And, perhaps most painful of all, we had to stop the Building Schools for the Future programme - because it was inefficient, poorly targeted and exceptionally poor value for money.
Instead - under Sebastian James - we developed plans to build schools more cheaply, taking advantage of new technology and reforms of planning rules and regulations.
And it’s because we took those decisions - to show we were determined to make every penny go further and put the frontline first - that the Treasury have been able to prioritise education.
Apart from the protected areas of Health and International Development, Education got the best revenue spending settlement in last year’s comprehensive spending review.
And since then our commitment to reform has helped the Treasury go further.
So more has been released to help schools. £600 million for new free schools, with areas of poverty and population growth prioritised. And £600 million more to help local authorities create more good school places in areas where the population is rising fastest.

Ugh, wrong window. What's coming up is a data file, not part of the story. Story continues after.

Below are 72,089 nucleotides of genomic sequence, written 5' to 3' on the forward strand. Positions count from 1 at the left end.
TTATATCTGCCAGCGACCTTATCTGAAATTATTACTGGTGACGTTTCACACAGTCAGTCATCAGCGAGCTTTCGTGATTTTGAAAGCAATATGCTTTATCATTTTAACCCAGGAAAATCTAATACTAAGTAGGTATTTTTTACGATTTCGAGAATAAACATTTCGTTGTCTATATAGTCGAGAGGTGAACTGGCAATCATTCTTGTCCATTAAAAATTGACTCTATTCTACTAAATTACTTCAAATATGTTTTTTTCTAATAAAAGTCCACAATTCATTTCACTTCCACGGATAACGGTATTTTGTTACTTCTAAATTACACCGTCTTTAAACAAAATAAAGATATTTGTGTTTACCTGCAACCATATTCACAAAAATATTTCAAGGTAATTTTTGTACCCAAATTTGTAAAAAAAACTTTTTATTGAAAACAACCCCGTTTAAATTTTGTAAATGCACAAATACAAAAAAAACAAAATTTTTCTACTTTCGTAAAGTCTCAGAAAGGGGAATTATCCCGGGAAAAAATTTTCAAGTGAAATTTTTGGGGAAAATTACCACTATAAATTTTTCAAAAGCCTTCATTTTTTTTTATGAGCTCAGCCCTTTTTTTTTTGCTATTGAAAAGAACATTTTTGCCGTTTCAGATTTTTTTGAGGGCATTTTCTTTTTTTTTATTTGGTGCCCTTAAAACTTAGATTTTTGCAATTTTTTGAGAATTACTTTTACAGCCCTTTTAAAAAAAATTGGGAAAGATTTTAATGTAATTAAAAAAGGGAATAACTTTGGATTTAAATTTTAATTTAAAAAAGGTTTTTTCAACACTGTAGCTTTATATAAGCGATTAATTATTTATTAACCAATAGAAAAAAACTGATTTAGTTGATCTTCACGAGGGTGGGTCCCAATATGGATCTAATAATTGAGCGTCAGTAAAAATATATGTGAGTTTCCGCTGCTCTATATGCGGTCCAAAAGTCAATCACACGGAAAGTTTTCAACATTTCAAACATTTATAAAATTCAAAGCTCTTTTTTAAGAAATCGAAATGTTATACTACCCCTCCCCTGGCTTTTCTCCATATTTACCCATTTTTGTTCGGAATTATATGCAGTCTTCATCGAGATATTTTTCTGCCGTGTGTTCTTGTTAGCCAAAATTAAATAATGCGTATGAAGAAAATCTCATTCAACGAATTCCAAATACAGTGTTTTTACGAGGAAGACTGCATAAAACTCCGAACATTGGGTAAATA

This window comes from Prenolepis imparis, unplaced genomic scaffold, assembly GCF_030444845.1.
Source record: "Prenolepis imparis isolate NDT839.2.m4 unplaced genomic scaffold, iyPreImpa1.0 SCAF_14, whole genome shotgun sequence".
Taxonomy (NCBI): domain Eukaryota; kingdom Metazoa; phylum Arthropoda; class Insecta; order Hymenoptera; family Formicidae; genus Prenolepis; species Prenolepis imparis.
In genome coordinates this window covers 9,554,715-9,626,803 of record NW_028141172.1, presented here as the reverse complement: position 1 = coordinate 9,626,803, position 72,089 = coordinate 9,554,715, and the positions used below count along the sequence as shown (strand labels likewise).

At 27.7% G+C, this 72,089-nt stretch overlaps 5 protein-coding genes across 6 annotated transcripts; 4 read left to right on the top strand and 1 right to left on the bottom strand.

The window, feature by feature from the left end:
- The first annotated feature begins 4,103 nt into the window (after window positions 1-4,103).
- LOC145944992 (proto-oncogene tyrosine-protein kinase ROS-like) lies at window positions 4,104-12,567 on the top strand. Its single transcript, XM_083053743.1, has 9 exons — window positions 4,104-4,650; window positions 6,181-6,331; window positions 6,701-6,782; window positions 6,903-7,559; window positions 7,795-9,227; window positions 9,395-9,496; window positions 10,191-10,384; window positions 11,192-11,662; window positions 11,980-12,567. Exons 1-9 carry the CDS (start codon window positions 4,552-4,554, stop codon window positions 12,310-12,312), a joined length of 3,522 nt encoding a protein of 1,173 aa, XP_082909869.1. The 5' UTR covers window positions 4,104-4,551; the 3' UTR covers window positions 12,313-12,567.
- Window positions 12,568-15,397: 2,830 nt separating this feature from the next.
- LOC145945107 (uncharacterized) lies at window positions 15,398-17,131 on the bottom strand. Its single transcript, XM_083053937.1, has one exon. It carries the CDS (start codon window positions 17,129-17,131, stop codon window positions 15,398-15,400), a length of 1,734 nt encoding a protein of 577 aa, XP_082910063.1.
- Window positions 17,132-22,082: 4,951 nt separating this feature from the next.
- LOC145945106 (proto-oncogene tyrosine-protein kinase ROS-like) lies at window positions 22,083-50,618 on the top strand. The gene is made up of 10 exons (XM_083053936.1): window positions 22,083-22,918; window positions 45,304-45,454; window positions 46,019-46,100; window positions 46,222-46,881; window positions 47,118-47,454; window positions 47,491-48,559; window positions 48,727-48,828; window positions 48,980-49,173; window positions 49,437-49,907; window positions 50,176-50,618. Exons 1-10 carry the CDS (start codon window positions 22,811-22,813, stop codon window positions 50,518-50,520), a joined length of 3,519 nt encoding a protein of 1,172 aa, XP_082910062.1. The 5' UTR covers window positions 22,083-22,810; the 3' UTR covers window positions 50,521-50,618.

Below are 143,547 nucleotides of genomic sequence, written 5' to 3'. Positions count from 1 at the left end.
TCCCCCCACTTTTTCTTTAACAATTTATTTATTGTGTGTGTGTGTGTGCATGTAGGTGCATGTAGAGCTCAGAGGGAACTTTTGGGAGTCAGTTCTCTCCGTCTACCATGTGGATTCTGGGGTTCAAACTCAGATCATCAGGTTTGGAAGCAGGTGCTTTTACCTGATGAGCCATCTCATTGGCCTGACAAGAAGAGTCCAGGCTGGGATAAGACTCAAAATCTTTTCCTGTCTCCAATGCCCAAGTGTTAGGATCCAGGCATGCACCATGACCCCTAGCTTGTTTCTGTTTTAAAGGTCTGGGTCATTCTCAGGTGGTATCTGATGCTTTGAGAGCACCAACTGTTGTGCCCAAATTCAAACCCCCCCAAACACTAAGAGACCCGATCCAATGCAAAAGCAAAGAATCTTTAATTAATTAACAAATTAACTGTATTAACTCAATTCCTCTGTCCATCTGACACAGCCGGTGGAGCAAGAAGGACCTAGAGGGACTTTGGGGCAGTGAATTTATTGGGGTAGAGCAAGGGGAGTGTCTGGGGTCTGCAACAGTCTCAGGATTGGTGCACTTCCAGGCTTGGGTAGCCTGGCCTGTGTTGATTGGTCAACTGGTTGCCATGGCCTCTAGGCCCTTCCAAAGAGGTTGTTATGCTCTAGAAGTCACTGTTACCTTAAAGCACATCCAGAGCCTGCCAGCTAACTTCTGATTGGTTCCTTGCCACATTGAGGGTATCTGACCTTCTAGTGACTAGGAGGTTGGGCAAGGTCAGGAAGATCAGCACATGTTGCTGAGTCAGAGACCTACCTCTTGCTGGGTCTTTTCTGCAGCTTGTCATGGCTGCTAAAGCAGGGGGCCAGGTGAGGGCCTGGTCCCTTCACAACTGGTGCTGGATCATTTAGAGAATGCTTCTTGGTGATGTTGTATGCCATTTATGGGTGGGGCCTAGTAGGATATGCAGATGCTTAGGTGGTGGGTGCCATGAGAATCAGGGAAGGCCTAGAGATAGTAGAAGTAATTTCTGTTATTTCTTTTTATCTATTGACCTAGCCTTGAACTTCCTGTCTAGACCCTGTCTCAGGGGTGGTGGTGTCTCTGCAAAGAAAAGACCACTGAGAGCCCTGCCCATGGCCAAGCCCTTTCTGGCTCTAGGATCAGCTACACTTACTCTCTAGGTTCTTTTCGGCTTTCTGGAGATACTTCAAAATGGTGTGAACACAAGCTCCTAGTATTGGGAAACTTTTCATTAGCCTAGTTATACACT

And - perhaps most crucially of all this week - the arguments we were able to make about the success of our reform programme on the ground helped the Treasury to release additional funds to improve the pension offer we are able to make to teachers.
It’s really important teachers appreciate this point. The success of reform, the growth in Academies, the more efficient use of resources on the frontline, the commitment of the profession to ever higher standards - these have all helped make the case for a better deal for teachers.
And the offer we’re making is a good deal.
Since becoming Education Secretary, I’ve been determined to improve the position of the teaching profession.
Teachers and heads deserve our support.
That’s why I’ve fought for legislative time to get new laws to strengthen teachers’ disciplinary powers.
That’s why I’ve reduced the bureaucracy and red tape teachers face - scrapping bumf like the 100 page Self-Evaluation Form, getting rid of the requirement to record every incident when a pupil has to be restrained, making clear there’s no obligation for every teacher to have a written lesson plan for every lesson.
That’s why we’ve faced down opposition from vested interests to give teachers anonymity if they face malicious allegations from pupils.
That’s also why we’ve reformed inspection to make it more responsive to teachers’ needs - and put a teacher in charge.
And why we listened to the profession’s legitimate concerns about tests at the end of primary - and reformed them.